nothing but the blood of Jesus. 

SDG

Guilt is Not A Fruit of the Spirit

With my whole heart I seek you; let me not wander from your commandments!
I have stored up your word in my heart, that I might not sin against you.
(Psalm 119:10–11)

“The road to godliness is one of discipline, and discipline doesn’t come naturally to most.”
Bill Hull, Choose the Life

One of the great goals of the Christian life is that we are to be “conformed to the image of God’s Son” (Rom 8:29), that we would “in all things grow up into him who is the Head, that is, Christ. From him the whole body, joined and held together by every supporting ligament, grows and builds itself up in love, as each part does its work” (Eph 4:15), to “grow in the grace and knowledge of our Lord and Savior Jesus Christ” 2 Peter 3:18.  This growth in the likeness of Christ is only possible by the inward working power of God’s Holy Spirit, but the Spirit uses and supplies many spiritual graces, helps for our life of faith and maturity in Christ.

These graces, or Spiritual Disciplines, are vast.  We have the opportunity to come together as a congregation for worship and prayer. We have the signs of grace in the sacraments to aid us in our walk with the Lord. We are all literate people, and have the advantage of mass-produced copies of God’s word: every home has multiple copies of the Bible, and now you can have the Scriptures on your Smart-Phone, tablet, and mp3 player. There are endless opportunities for service, prayer, giving.  All of these are gifts given from God as disciplines intended to help you mature in your faith and understanding, as you grow in love for God and one another, and are transformed in the likeness of Christ.

The road to godliness is one of discipline, using the means of grace that have been given for our growth and strength.  We are to daily take up our cross, to die unto ourselves and to live unto Christ. The problem is, like diet and exercise, for most of us, discipline does not come naturally.  We want to be like Christ, and we love the idea of worshipping regularly, of reading the Bible daily, of serving more readily. But when it comes to actually doing it, the demands of work and family come crashing in. I’d go and visit my neighbor, but I don’t know what to say, and my favorite TV show is about to come on, so maybe tomorrow…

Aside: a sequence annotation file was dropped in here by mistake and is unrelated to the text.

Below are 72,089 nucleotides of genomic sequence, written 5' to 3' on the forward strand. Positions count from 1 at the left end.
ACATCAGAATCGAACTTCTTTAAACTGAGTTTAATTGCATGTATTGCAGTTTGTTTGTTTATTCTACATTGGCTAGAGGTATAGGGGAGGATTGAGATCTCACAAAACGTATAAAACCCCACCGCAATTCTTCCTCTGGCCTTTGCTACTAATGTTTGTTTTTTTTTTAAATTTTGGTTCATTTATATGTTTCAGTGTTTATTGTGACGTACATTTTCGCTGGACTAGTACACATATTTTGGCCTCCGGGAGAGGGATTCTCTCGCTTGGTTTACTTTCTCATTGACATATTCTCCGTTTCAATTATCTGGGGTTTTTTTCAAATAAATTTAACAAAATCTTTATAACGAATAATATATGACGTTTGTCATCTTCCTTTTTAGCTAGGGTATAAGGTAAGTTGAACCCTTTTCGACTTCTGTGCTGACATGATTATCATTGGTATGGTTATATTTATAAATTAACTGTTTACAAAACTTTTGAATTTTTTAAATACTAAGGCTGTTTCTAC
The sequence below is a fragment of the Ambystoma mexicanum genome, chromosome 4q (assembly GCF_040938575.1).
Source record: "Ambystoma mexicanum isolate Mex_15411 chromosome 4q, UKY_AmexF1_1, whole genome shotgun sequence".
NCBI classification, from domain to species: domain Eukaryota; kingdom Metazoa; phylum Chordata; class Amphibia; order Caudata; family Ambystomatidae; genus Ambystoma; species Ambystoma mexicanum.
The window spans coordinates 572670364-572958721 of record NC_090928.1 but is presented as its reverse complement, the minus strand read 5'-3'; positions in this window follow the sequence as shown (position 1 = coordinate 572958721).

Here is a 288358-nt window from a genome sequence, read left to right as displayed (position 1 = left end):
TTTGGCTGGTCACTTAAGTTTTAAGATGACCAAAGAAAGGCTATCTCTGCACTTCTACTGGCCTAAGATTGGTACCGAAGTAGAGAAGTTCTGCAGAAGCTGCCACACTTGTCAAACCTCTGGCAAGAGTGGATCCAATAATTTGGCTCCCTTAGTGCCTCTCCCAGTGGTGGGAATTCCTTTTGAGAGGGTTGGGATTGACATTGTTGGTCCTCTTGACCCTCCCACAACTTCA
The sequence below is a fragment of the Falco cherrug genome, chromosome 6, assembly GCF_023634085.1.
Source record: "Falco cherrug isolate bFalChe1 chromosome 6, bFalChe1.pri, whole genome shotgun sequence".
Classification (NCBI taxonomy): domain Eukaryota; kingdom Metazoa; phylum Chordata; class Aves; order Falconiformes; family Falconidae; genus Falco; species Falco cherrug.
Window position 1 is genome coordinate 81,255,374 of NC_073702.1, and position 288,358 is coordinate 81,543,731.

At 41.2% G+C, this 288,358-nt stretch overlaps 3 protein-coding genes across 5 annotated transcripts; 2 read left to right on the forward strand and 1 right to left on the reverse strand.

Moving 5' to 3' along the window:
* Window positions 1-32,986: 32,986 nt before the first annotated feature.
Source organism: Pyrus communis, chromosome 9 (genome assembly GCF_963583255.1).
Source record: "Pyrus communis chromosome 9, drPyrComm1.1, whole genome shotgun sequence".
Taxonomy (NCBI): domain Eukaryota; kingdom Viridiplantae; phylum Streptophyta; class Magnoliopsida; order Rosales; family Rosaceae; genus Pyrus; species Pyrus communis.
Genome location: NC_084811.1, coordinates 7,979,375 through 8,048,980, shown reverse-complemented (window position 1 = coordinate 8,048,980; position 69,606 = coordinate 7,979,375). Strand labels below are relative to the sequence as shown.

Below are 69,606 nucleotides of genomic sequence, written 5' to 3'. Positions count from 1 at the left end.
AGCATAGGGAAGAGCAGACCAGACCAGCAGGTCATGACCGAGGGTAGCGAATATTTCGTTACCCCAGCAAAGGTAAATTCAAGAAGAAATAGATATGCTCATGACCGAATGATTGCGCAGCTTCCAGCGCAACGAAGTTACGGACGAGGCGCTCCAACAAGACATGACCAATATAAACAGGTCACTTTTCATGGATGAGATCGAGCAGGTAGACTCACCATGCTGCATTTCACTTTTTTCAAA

We have good intentions when it comes to Spiritual Discipline, but the implementation is difficult.  Add to that the fact that our enemy doesn’t want you to be disciplined and to grow in grace.  Satan would rather have you “spiritually soft” and undisciplined, stewing in the regrets of unfulfilled commitments, struggling with the doubts of despairs of an undisciplined heart and mind.

Friends, the purpose of taking on Spiritual Disciplines like daily reading scripture, prayer, fasting, service, etc, is not to make you feel guilty about the times when you neglect the spiritual disciplines.  The purpose is to make you more like Christ, to lead you away from reliance upon yourself – your own wisdom, strength, and even tenacity – and turn ever more to the perfect wisdom, the perfect strength, the perfect faithfulness of God.

Rest assured, the disciplines are hard work, they take time, and we will all, at one point or another, fail in our efforts to be disciples.  The original 12 disciples often failed in their discipleship. But the point was, they kept following.  When many would be followers of Jesus left Him because of some very difficult teaching, He turned to the 12 and said, “Will you leave me too?” Peter replied, “Where else shall we go to find the words of life?”

If you made a plan to read a chapter of the Bible every day, and then one day wake up and realize it’s been a week since you’ve last read, don’t be overcome by guilt and shame and just give up altogether. Turn to Jesus, admit your lack of discipline, then pick up and read. Seek His grace today. Sit at His feet and learn from His word.

If you want to grow in prayer but struggle to pray, then plead with God would put a passion for prayer in your heart. The desire to pray is a prayer in and of itself. Don’t despair that you cannot go more than two minutes in prayer without your mind wandering. Pray through the wanderings, then come back to prayer in praise.

I will say it again: Guilt is not a fruit of the Spirit. Discouragement is never the product of close communion with Christ.  Do not despair if you are not where you want to be.  Keep putting yourself in the place where growth will occur. Stop dwelling on the things you haven’t done, or you struggle to maintain some self-imposed standard. Rest in the grace of God, trust in His steadfast love, keep running back to the nail-pierced hands of Christ who died for your disbelief and rose for your righteousness.

SDG